The European automotive market has historically been dominated by traditional players, however the growing penetration of Electric Vehicles (EVs), albeit at declining growth rates, has created space for new entrants. The transition from internal combustion engine vehicles to EVs has somewhat leveled the playing field from a technological standpoint. Moreover, Chinese EVs are on the receiving end of government subsidies, have supply chain advantages - notably in battery production - and been exposed to longstanding fierce domestic EV competition. In combination, these factors constitute a competitive edge against the incumbent OEMs in Europe.
However, what ultimately drives the purchasing of cars is how consumers feel and think. And thoughts and feelings are triggered subjectively by individual consumers’ interpretations of brand experiences collected from the past to the present. These feelings and thoughts can be quantified in a “reputation score”. The drivers for reputation are consumers perception of Product & Services, Performance, Leadership, Citizenship, Conduct, Workplace, and Innovation.
In other words, when OEMs battle on attracting and maintaining buyers, the relative reputation is the primary buying influence. According to The RepTrak Company, the automotive industry is the industry with the second highest reputation in Europe. This means that breaking into the industry by a new OEM is relatively challenging in comparison to entries into other industries.
To establish a strong reputation for a new entrant, obviously consumers need to know of the brand in first place. In marketing lingo, awareness is a necessary (but not sufficient) ingredient in a car launch. And awareness of Chinese brands is lacking if applying volume of Google searches as a proxy for awareness.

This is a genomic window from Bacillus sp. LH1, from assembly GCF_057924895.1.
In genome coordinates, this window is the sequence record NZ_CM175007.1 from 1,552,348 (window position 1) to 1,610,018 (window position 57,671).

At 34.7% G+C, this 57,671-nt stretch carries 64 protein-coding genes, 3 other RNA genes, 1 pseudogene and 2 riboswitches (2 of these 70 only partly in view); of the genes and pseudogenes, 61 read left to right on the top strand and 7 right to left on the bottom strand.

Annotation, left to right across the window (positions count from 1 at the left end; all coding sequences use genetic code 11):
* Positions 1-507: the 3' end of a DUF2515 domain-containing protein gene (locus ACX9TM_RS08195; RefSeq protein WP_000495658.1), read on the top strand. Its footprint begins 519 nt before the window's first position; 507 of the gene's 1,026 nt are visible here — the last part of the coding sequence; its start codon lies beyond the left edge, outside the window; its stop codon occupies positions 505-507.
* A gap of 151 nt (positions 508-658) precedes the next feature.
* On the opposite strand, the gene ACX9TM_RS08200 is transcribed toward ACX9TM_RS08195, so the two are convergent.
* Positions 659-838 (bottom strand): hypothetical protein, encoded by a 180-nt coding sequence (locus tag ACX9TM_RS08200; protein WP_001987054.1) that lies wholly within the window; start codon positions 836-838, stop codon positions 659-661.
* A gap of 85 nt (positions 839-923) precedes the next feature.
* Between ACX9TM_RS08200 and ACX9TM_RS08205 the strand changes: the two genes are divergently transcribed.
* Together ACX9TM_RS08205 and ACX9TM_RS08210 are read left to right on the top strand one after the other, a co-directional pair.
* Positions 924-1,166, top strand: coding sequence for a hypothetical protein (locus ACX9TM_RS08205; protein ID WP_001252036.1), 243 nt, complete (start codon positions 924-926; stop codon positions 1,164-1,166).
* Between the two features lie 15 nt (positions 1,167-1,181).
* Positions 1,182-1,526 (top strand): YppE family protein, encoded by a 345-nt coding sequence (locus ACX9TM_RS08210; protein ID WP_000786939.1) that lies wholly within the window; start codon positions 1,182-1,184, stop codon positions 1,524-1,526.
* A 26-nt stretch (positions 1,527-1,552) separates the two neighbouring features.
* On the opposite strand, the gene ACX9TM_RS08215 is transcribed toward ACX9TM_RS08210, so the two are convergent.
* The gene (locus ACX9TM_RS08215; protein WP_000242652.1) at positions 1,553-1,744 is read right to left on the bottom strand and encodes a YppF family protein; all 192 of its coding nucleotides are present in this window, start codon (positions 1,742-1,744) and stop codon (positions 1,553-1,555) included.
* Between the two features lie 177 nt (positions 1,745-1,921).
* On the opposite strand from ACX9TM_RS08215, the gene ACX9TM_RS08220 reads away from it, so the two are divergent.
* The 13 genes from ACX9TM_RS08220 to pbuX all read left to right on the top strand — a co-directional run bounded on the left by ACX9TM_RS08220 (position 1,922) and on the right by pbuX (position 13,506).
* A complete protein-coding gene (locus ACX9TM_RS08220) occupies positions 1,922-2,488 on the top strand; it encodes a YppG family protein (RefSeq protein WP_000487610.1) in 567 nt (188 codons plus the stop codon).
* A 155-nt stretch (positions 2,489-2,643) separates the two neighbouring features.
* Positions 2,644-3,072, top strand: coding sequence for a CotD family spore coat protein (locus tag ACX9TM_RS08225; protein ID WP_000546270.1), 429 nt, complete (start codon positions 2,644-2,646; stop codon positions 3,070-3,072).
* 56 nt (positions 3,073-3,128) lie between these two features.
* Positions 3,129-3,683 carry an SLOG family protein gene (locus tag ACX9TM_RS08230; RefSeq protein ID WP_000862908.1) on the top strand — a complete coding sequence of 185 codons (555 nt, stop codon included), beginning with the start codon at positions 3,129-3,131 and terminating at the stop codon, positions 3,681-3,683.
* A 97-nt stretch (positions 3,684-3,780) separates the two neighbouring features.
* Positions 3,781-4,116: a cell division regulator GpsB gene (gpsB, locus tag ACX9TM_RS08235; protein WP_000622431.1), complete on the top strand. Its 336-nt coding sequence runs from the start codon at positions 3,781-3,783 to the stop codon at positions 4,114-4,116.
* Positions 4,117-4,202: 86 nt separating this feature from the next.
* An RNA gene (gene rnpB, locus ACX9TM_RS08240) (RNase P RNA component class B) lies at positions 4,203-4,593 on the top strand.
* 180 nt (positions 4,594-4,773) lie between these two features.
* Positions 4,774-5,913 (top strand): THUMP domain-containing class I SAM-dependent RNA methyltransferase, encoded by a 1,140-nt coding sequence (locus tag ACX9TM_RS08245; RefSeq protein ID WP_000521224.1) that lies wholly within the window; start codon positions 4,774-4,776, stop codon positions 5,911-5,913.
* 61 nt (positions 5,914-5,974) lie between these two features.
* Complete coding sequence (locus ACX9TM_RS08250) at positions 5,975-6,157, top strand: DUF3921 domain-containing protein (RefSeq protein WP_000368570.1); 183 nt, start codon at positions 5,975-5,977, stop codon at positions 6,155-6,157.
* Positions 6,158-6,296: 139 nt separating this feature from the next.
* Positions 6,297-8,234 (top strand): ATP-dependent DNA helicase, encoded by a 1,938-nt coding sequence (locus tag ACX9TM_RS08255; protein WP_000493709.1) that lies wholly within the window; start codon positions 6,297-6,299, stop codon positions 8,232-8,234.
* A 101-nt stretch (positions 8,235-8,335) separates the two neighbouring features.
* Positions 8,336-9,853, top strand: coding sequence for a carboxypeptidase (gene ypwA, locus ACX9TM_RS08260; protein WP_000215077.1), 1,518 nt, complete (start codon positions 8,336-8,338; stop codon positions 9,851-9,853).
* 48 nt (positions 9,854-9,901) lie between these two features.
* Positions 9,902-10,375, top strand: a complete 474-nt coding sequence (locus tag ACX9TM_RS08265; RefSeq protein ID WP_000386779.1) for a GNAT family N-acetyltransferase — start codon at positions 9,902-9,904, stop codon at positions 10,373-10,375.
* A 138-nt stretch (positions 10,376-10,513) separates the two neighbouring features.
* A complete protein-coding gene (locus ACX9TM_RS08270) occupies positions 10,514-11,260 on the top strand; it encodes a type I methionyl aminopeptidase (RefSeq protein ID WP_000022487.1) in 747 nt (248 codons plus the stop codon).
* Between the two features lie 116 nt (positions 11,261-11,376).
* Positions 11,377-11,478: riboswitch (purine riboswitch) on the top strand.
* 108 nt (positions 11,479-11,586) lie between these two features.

To add to this, a 2022 survey study by YouGov showed that only 14% of German consumers were aware of BYD, the world’s second-largest EV maker after Tesla. Only 17% knew of Nio, 10% of Geely’s Lynk & Co and 8% of XPeng.
Despite a lacking awareness of specific Chinese OEM brands among European consumers, studies suggest a growing willingness to consider Chinese EVs, e.g. 29% in UK and 43% in Spain. Notably, key barriers in the UK included ‘Political matters’ (37%), ‘Build Quality’ (36%) and ‘Lack of familiarity with brands’ (28%). On the positive side, key drivers were ‘Better value for money’ (30%) and ‘Better technology’ (10%). Thus, the challenge facing Chinese EV companies is two-fold. Lack of company awareness, and a negative perception towards their home market China.
To enter a new market, any brand initially faces the significant behavioral challenge of ensuring first purchase. Barriers facing Chinese EVs are made even higher due to the strong reputation of existing competitors. Across Europe renowned local companies like BMW Group, Mercedes-Benz but also Asian companies like Toyota and Honda Motor Company all have strong reputation with European consumers. Accordingly, the entry barriers are more than just price and value. Its about trust and the willingness to try the products. Still, it remains to be seen if there is a segment of consumers seeking in the low to mid-price range which will not be so swayed by traditional brand attributes and attitudes around brands, provided safety is certifiably high.
Launching a car in Europe is a multi-faceted endeavor. Homing in on the marketing and communication challenges and requirements, these are the critical success factors:
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